1852: Acrolectal California CPE

I think there are typographical errors in this quotation…

…As well as a misleading tendency to standardize the spellings and grammar.

Choon-Foke

Recorder’s Court —Before JUDGE MCGREW

SEPTEMBER 23, 1852.

Assault and Battery. — Achoon in this case was the defendant, Choon-Foke plaintiff. The left visual organ of the latter in deep mourning, evinced that a game of gouge, thrust or tumble had been enacted. Achoon averred that he was innocent of the charge, “He never fight no man. He give ChoonFoke push, who fall himself. He want Choon-Foke leave, he no leave, he fall.”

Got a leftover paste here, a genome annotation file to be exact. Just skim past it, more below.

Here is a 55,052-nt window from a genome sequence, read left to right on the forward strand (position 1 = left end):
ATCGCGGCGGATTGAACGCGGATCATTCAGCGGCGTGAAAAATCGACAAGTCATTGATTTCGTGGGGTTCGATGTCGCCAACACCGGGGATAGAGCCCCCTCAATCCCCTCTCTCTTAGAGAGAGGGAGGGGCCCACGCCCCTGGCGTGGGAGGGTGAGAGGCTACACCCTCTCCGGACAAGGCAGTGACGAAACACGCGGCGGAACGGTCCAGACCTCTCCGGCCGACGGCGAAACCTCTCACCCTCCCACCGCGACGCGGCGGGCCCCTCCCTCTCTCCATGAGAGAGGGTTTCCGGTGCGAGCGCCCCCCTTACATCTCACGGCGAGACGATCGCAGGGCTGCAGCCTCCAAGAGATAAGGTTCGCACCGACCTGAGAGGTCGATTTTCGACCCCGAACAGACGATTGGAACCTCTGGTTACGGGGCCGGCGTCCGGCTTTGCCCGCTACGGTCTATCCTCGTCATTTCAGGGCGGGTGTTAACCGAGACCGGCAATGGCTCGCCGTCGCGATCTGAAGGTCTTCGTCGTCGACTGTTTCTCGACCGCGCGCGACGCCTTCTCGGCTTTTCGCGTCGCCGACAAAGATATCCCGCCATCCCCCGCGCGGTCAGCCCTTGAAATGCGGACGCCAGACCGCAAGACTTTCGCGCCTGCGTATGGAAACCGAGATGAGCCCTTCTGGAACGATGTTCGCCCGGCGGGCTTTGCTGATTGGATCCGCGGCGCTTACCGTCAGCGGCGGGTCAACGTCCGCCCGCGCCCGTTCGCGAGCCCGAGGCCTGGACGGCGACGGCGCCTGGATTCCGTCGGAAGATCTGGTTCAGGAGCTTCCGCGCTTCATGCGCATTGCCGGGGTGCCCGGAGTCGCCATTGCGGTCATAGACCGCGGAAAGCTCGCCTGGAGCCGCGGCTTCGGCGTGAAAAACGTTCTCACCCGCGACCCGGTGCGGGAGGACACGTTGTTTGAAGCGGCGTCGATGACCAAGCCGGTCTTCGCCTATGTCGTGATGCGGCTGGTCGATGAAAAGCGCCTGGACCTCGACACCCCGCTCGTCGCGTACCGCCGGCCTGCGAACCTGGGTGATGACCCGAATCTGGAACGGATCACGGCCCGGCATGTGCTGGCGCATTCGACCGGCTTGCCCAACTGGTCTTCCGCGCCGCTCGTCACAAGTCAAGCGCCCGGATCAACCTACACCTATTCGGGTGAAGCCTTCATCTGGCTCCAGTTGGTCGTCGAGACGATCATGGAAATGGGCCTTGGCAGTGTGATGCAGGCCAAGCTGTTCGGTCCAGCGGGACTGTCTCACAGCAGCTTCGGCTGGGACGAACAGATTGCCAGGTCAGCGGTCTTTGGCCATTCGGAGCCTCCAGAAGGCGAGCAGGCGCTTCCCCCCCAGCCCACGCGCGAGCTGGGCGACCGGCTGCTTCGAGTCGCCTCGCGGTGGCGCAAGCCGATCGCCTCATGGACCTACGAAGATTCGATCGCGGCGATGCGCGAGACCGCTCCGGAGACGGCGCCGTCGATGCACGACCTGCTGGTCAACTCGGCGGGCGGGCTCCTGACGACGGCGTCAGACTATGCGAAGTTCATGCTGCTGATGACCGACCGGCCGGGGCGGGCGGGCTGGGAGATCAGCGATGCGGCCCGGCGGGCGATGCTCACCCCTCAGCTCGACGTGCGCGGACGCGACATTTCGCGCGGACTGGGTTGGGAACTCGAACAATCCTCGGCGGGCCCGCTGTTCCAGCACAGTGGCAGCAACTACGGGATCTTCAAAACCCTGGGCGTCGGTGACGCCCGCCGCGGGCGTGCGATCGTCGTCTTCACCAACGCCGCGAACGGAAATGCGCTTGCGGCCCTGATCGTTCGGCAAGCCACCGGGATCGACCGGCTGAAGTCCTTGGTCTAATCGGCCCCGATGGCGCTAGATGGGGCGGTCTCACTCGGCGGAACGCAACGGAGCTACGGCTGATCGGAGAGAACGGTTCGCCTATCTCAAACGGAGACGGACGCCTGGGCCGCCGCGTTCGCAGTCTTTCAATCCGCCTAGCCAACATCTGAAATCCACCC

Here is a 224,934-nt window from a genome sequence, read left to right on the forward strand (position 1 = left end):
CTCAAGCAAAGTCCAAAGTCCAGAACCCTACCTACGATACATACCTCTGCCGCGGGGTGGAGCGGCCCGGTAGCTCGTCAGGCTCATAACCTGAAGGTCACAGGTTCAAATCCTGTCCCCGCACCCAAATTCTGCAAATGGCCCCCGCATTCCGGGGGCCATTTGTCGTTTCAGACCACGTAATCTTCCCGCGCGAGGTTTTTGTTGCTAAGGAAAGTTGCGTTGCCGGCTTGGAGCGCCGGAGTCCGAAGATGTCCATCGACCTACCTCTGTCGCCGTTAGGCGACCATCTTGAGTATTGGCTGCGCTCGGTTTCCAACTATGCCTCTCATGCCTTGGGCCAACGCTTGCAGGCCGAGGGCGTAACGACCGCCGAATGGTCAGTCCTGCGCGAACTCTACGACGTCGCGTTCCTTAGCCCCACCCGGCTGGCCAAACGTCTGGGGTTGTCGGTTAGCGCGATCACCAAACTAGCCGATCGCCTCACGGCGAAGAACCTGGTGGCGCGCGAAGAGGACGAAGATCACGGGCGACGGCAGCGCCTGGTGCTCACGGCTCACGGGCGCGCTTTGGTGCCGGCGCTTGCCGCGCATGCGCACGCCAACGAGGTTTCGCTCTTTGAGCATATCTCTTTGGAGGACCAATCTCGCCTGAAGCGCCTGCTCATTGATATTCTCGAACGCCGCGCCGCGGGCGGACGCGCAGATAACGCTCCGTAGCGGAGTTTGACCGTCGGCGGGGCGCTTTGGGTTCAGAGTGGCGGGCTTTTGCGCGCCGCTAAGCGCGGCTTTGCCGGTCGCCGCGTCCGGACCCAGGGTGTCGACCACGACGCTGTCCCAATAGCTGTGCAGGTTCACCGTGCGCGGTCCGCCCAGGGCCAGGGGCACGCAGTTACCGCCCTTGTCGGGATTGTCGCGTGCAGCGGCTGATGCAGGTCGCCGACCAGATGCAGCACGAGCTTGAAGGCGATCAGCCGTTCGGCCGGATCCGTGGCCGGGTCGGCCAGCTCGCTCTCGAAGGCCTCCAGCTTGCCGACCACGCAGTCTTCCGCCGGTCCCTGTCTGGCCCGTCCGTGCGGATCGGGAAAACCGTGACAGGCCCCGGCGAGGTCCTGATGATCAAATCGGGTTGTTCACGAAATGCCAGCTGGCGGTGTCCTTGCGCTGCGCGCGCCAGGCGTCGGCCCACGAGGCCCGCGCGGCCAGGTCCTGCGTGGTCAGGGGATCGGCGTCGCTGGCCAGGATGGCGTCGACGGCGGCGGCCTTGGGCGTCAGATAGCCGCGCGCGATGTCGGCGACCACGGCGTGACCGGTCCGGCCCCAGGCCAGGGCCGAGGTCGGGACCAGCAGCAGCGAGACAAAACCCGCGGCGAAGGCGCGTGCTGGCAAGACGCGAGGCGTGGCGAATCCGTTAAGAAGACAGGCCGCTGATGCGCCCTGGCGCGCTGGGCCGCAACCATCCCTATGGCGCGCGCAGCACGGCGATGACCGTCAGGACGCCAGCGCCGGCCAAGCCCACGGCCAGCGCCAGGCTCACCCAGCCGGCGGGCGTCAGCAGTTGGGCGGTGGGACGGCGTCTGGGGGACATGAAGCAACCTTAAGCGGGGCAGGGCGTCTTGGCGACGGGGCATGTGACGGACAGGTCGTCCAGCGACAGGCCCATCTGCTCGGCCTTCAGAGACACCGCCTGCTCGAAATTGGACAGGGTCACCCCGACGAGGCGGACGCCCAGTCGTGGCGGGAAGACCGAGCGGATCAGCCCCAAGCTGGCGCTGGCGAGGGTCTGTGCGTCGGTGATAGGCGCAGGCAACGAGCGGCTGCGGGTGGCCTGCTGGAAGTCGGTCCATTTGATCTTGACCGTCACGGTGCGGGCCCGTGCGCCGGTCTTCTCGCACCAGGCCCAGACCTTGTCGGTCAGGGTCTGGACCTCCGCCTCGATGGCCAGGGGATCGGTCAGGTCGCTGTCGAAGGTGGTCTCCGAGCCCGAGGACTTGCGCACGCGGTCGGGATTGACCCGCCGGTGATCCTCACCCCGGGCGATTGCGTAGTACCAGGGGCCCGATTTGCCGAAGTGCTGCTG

Choon- Foke’s testimony was directly the opposite this; so that the Recorder suspended judgment till this morning, that he might inform himself better of the facts, through the medium of some Chinaman better acquainted with the English language. 

— from the Sacramento (CA) Daily Union of September 24, 1852, page 2?, column 4

The errors in this published account, by my textual analysis, are that the first 3 occurrences of “he” were actually “me“.

That common occurrence — a misreading of a handwritten master copy by someone who was setting the type at the newspaper office — is surely to blame.

And, because we routinely find that English-speaking readers in the American West understood Chinese Pidgin English well, I bet everyone knew this.

Also, I betcha that who was actually he!

What do you think?